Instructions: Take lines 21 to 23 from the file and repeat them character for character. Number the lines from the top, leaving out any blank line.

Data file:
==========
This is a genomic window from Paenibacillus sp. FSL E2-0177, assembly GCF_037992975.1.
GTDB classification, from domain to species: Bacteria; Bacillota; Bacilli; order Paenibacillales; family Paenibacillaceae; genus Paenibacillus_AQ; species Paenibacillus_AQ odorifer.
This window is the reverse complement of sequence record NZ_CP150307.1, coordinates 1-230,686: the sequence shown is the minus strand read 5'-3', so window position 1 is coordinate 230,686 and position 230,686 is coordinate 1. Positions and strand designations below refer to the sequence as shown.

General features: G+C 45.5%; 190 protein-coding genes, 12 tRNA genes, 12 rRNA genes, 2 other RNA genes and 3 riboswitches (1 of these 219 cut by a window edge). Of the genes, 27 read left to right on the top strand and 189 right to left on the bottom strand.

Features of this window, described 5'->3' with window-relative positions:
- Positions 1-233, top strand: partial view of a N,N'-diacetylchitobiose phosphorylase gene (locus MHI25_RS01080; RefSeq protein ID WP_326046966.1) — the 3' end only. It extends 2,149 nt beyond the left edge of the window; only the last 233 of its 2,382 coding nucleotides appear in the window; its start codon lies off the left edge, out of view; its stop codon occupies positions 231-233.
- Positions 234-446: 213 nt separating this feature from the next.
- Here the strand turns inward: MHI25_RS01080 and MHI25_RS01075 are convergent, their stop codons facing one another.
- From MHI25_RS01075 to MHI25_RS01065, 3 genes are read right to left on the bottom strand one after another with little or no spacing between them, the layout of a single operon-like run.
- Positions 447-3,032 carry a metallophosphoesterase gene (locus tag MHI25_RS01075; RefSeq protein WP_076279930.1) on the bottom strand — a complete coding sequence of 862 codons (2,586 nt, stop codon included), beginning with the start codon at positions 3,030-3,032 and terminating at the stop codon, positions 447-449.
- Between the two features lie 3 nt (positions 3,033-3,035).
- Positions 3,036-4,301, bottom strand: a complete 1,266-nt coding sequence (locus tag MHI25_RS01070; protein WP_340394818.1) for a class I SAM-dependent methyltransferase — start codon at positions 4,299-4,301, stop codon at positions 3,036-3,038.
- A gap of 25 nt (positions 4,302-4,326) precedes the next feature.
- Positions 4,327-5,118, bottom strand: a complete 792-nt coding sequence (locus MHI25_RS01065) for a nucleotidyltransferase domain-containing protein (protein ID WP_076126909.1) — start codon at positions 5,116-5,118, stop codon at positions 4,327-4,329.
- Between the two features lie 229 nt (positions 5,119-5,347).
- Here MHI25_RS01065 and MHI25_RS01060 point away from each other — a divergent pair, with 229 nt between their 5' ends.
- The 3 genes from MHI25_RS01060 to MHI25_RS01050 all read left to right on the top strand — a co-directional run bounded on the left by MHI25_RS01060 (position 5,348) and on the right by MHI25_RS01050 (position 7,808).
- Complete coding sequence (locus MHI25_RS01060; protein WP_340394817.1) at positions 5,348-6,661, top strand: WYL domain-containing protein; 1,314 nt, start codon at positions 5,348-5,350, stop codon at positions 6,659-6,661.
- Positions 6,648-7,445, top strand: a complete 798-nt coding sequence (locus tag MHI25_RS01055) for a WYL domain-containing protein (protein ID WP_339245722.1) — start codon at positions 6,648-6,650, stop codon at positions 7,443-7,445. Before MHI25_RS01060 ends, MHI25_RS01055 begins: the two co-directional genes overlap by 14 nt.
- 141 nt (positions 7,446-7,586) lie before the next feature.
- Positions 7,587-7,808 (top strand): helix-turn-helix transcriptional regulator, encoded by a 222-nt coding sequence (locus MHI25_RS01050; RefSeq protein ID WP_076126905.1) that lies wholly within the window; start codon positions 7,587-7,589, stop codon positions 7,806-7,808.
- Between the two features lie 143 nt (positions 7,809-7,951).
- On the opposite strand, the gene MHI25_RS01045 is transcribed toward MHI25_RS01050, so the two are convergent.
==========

- Positions 7,587-7,808 (top strand): helix-turn-helix transcriptional regulator, encoded by a 222-nt coding sequence (locus MHI25_RS01050; RefSeq protein ID WP_076126905.1) that lies wholly within the window; start codon positions 7,587-7,589, stop codon positions 7,806-7,808.
- Between the two features lie 143 nt (positions 7,809-7,951).
- On the opposite strand, the gene MHI25_RS01045 is transcribed toward MHI25_RS01050, so the two are convergent.